Mothers of sponsored children in Cangumbang are heading into the kitchen and cooking nutritious food for their kids through one of VFV’s feeding programmes.
Volunteers have always cooked lunch for the 35 children sponsored through VFV in the village but in an attempt to make the community more self-sufficient they have started handing over some of the duties to the nanays (mothers).
Three volunteers Melissa, Alban and Lauren came up with the idea. Alban said that during their placement they noticed that there were many people in the community not working.
Alban said: “It should be that we are helping them, not doing it all ourselves. We wanted to make them more self-sufficient. By getting the mothers to do the cooking it means the volunteers can concentrate on nutrition education programmes with the kids and passing our knowledge on to the local people.”
Alban said the trio spoke with VFV staff and then made a presentation to the nanays about why they should become more involved in the feeding programme. The response was fantastic as the mothers were keen to help.
To start with volunteers will take the nanays to the market each day and teach them how to manage the budget, what quantities of ingredients they need and give them ideas for recipes. Volunteers have always decided what to cook for the children each day and try and give them as much variety as possible.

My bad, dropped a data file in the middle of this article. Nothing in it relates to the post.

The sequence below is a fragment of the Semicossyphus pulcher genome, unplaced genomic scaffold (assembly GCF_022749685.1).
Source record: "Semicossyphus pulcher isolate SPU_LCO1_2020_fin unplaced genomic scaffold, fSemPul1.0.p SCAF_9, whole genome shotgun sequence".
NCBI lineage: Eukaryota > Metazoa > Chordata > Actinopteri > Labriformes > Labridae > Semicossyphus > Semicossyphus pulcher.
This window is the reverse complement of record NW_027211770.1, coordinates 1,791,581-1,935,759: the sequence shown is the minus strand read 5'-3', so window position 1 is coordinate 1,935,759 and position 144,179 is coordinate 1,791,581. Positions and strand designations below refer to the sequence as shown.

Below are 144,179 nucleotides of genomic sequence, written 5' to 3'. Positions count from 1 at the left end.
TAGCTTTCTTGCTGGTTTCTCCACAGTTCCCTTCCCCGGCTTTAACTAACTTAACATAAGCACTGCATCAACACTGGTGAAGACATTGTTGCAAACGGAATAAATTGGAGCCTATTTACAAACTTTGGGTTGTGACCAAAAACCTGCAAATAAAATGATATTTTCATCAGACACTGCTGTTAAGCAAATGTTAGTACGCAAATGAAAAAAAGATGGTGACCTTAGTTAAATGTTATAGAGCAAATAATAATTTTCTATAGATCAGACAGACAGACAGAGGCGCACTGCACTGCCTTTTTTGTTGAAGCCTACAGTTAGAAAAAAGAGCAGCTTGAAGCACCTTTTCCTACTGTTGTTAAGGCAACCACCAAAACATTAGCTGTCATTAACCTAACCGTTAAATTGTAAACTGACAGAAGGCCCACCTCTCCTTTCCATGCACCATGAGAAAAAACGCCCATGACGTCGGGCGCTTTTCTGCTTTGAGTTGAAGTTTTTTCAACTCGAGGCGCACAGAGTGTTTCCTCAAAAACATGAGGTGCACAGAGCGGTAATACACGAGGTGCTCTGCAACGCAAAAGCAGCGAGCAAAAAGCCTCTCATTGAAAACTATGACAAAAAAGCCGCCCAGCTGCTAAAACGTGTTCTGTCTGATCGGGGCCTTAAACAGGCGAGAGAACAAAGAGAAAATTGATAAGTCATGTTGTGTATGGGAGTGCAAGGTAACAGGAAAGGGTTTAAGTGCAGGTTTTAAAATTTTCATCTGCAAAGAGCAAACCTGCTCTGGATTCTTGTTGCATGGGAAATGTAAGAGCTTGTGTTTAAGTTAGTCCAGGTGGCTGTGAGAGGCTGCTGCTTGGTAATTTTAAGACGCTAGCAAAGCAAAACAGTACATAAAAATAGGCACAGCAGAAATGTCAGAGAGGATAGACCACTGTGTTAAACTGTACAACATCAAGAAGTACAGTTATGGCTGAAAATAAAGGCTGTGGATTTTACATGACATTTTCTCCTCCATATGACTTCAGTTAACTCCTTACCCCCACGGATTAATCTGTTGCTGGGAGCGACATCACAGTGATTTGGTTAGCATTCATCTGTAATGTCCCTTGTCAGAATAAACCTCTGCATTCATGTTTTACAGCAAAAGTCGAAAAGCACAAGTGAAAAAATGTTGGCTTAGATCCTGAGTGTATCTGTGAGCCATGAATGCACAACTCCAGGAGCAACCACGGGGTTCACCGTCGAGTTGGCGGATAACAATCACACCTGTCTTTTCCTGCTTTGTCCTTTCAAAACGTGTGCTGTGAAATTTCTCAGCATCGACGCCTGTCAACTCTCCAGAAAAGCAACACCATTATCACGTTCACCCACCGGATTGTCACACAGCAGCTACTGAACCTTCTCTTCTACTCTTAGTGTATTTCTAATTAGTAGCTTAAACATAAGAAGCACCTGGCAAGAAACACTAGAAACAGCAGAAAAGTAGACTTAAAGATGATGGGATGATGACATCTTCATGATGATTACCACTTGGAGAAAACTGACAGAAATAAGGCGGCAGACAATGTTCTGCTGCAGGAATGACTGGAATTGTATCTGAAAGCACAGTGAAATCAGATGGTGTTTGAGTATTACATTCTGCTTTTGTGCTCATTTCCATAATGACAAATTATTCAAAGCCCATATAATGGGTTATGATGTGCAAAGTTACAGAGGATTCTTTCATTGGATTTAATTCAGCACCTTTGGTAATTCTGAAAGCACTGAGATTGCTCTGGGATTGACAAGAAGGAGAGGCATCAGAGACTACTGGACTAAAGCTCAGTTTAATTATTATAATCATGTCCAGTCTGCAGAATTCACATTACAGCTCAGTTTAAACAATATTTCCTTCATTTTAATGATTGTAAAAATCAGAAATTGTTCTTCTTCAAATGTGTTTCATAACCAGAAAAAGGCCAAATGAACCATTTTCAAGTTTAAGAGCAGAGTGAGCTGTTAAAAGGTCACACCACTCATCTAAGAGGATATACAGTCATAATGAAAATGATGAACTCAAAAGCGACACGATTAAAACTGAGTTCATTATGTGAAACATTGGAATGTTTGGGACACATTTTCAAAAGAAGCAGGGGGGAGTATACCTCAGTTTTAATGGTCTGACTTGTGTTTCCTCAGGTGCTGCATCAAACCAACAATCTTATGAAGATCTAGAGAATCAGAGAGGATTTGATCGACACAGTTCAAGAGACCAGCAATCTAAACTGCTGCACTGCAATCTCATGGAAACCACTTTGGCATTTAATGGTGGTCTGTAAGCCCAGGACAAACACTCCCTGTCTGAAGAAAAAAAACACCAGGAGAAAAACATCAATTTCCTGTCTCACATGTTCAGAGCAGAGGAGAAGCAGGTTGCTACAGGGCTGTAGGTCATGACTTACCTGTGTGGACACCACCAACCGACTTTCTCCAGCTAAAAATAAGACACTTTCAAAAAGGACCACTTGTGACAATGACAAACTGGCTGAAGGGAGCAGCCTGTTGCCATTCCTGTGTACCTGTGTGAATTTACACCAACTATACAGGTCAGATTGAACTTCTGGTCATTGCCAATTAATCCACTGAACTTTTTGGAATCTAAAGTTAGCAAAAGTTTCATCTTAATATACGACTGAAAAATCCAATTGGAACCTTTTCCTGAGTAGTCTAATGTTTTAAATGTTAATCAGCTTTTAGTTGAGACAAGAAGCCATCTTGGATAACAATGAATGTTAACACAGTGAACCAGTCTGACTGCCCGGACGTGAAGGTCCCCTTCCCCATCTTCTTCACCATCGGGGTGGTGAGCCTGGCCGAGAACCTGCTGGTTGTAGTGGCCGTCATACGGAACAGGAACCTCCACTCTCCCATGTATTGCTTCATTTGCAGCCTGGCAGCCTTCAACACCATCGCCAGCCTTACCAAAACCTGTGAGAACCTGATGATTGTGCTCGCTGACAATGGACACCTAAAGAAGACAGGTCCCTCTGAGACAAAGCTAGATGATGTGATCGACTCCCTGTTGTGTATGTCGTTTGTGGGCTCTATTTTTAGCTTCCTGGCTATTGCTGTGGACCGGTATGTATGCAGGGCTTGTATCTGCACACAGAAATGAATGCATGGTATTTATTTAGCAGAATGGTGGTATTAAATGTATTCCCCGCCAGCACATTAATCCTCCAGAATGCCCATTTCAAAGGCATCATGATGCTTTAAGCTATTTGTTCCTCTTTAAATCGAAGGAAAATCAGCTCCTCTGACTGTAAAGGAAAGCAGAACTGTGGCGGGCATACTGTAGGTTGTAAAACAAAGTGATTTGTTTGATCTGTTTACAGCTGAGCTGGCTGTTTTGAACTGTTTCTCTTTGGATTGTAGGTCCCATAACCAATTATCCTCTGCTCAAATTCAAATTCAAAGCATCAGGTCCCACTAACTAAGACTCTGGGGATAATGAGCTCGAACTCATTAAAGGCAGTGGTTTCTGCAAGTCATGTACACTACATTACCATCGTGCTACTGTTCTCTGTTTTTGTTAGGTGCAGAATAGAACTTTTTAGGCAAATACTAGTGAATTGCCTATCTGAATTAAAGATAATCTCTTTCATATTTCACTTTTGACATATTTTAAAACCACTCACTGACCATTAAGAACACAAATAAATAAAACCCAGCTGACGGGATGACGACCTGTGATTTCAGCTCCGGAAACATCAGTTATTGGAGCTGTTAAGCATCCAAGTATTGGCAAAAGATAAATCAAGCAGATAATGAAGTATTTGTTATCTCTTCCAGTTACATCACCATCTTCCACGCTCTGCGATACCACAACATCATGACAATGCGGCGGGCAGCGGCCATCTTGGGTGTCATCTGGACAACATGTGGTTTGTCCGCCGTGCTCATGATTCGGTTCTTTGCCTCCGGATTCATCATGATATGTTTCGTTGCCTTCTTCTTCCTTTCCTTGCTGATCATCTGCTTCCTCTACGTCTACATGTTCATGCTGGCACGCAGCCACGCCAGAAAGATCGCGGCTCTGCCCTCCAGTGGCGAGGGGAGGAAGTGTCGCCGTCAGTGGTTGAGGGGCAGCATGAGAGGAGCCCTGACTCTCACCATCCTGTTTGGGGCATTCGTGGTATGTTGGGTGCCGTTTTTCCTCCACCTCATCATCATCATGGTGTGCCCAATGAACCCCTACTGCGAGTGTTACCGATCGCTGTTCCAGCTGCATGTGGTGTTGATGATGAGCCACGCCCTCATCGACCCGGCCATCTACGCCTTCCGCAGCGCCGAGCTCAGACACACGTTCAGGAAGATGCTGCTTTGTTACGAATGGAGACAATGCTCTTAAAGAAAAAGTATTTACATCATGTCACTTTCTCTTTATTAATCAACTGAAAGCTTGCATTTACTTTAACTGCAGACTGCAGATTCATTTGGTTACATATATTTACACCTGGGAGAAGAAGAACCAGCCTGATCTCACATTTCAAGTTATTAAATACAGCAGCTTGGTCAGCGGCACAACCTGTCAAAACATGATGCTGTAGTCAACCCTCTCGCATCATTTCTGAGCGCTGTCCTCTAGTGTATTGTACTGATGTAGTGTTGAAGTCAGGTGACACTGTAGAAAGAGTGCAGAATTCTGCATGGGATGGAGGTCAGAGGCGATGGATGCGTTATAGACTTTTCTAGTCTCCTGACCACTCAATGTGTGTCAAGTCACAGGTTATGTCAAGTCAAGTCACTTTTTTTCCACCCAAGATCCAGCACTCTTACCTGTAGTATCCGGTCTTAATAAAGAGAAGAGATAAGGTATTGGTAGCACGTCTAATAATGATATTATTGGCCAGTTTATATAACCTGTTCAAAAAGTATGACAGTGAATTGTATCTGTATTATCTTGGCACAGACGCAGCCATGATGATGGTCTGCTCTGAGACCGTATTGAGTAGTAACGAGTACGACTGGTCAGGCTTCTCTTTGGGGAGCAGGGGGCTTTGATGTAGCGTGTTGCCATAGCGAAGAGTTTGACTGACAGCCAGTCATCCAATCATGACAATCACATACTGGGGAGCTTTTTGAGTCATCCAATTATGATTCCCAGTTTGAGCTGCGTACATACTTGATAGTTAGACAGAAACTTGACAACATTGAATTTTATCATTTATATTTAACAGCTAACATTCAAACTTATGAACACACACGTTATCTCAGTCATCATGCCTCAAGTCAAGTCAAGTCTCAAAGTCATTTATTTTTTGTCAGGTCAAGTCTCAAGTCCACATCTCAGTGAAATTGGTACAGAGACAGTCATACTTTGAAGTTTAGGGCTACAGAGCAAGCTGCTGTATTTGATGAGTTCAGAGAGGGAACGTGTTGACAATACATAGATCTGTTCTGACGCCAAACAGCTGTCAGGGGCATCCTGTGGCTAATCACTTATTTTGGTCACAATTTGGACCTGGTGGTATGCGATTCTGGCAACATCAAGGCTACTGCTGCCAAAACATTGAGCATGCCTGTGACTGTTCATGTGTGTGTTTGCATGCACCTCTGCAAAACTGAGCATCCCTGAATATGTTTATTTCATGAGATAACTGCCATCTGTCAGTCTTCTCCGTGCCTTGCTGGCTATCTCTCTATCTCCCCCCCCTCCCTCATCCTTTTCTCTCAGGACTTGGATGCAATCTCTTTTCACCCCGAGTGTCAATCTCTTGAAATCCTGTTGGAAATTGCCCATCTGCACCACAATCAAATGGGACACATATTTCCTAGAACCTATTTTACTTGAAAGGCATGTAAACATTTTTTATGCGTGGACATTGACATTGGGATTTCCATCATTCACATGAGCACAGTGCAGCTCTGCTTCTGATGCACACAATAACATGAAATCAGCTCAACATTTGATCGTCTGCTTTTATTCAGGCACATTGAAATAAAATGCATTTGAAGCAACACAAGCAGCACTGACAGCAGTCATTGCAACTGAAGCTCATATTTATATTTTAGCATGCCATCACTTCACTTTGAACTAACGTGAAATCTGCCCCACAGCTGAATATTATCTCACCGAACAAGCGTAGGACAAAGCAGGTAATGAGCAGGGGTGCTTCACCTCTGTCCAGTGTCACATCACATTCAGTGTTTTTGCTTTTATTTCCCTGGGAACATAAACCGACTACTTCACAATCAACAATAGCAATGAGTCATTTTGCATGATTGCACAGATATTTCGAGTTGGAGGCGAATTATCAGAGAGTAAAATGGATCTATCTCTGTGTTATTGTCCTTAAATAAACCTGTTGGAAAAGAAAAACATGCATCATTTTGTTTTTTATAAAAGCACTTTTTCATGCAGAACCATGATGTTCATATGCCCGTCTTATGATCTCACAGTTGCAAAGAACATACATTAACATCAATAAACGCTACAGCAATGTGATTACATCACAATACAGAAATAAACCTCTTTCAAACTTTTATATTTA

“We will teach them about what is good food, why a lack of good food can be dangerous, why variety is important, why meat and vegetables are good for children and then teach them what to do everyday and how to handle the budget we have to spend on the meals,” said Alban.
Nanay Corazon Mabahin said she was so excited about being involved in the programme she couldn’t sleep properly the night before. “It is very exciting. It’s very nice for the volunteers to share their knowledge to many nanays here in Cangumbang. I enjoyed travelling with Sir Alban to the market. I learnt so much about meats and vegetables and what is of (nutritious) value for our children.”
Nanay Maricel Superales echoed this and added: “We have learnt a lot about what is nutritious for our children.”
The nanays involvement so far seems to be going down well with the kids. Cherrymae, 12, said: “We like the volunteers because they are friendly and they teach us to have a good attitude. It has been nice having our nanays cook. They are good cooks.”
Alban concluded: “This new way of doing things shouldn’t just be for lunch. By giving them information about nutrition it should follow through to the meals they prepare for their children for breakfast and dinner.”
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*Written by volunteer Michelle Curran, journalist and editor from the UK